Intelligence Reframed: Multiple Intelligences for the 21st Century Paperback – 18 Sep 2000
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Harvard psychologist Howard Gardner has been acclaimed as the most influential educational theorist since John Dewey. His ideas about intelligence and creativity - explicated in such bestselling books as Frames of Mind and Multiple Intelligences (over 200,000 copies in print combined) - have revolutionized our thinking. In his groundbreaking 1983 book Frames of Mind, Howard Gardner first introduced the theory of multiple intelligences, which posits that intelligence is more than a single property of the human mind. That theory has become widely accepted as one of the seminal ideas of the twentieth century and continues to attract attention all over the world. Now in Intelligence Reframed, Gardner provides a much-needed report on the theory, its evolution and revisions. He offers practical guidance on the educational uses of the theory and responds to the critiques leveled against him. He also introduces two new intelligences (existential intelligence and naturalist intelligence) and argues that the concept of intelligence should be broadened, but not so absurdly that it includes every human virtue and value.Ultimately, argues Gardner, possessing a basic set of seven or eight intelligences is not only a unique trademark of the human species, but also perhaps even a working definition of the species. Gardner also offers provocative ideas about creativity, leadership, and moral excellence, and speculates about the relationship between multiple intelligences and the world of work in the future.
About the Author
Howard Gardner is the John H. and Elisabeth A. Hobbs Professor in Cognition and Education at the Harvard Graduate School of Education. Among numerous honours, Gardner received a MacArthur Prize Fellowship in 1981. In 1990, he was the first American to receive the University of Louisville's Grawemeyer Award in education. In 2000, he was awarded a Guggenheim Fellowship. He lives in Cambridge, Massachusetts.
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After describing the traditional view of intelligence in Chapter 2, he next considers several "new candidate intelligences" (naturalist, spiritual, existential, and moral). In the remaining chapters, he addresses questions and criticisms about his theory; dispels some of the more prominent myths; explores the relationships among intelligence, creativity, and leadership; suggests how his theory can be applied; discusses the theory in scholastic settings, then in"the wider world"; and then in the final chapter, explores in greater depth (returning to issues raised in Chapter 1) "my answer to the provocative question, "Who owns intelligence?'"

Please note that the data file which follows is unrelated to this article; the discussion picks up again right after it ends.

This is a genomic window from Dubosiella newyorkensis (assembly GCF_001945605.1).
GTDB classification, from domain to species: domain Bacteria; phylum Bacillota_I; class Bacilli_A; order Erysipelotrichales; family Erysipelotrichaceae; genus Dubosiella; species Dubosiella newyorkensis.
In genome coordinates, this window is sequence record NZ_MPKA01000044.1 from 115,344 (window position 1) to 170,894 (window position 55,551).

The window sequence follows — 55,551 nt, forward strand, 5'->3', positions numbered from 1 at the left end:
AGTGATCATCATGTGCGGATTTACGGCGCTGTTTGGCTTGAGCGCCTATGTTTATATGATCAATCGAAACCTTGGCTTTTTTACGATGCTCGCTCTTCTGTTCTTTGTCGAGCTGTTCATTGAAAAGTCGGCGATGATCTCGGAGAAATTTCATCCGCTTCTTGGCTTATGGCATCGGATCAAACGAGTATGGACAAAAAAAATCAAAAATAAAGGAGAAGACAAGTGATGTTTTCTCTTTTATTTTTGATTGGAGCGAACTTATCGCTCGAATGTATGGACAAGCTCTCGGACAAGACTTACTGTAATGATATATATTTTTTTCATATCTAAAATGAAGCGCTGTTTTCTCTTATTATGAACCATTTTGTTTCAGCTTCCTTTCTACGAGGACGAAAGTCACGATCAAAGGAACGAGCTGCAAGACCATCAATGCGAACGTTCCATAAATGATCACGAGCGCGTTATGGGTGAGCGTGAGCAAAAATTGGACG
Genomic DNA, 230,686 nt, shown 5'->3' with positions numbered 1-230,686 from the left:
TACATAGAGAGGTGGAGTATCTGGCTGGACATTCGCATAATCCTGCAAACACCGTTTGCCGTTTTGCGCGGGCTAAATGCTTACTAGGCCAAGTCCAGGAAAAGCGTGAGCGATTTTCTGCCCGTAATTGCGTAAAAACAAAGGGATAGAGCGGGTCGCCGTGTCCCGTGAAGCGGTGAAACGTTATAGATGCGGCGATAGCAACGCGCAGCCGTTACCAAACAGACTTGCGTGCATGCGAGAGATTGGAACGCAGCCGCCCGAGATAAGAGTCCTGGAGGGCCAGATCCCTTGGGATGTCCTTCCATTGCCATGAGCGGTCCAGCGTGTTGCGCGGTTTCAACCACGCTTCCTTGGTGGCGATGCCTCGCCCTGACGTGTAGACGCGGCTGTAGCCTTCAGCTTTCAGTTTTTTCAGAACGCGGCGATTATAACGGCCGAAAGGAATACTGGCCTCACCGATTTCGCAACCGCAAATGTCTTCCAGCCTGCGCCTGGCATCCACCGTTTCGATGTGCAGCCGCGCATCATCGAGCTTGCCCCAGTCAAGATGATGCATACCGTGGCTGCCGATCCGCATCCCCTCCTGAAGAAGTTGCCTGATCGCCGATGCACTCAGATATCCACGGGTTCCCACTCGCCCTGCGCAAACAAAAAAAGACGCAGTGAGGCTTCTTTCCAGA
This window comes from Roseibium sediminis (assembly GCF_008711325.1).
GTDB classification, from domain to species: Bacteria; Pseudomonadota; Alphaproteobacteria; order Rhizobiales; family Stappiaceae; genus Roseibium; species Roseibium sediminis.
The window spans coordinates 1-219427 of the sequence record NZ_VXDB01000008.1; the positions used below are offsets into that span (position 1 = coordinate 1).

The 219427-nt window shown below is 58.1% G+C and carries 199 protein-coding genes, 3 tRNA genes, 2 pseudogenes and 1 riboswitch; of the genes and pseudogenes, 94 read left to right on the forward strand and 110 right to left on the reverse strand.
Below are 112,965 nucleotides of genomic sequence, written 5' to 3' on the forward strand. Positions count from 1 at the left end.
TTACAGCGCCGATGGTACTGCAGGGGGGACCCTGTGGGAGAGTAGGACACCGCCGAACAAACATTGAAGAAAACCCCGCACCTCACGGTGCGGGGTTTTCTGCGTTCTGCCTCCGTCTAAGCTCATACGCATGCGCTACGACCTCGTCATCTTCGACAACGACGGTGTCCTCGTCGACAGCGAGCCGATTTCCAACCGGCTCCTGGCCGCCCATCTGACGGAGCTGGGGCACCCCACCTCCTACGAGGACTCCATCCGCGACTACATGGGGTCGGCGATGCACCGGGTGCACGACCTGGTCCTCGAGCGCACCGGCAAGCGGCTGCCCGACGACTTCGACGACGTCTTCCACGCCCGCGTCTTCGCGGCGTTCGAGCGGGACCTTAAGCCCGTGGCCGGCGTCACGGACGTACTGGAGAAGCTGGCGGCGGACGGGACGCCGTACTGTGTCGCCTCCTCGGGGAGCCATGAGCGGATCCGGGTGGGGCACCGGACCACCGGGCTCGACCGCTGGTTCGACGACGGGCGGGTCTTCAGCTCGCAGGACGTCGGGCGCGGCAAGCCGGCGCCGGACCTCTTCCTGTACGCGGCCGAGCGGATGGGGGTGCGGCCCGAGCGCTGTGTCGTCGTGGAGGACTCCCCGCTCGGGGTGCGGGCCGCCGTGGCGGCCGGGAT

Gardner "reframes" our understanding of human intelligence by increasing the number and nature of our perspectives on it. That is to say, he creates a wider, deeper, and more diverse frame-of-reference in which certain conclusions which, for many apparently, are controversial. For example, "the saga of individual consciousness cannot be reduced to formulas or generalizations." Moreover, "no two selves, no two consciousnesses, no two minds are exactly alike." Therefore, "Each of is...is situated to make a unique contribution to the world." The challenge for the human race is to discover "our deepest common tie -- that we are all joint products of natural and cultural evolution."
I am reminded of what Walt Whitman once said: "Do I contradict myself? Very well, then, I contradict myself. I am large. I contain multitudes." Gardner seems to be suggesting that, if each human being contains "multitudes," it is imperative that we cherish as well as recognize such diversity and complexity. Only then can we "in a complementary but synergistic way" ensure "that Nature and Culture survive for future generations." For all of us, Gardner's theory has profound implications. It also suggests substantial benefits if we apply this theory within and throughout what is sometimes referred to as "The Family of Man."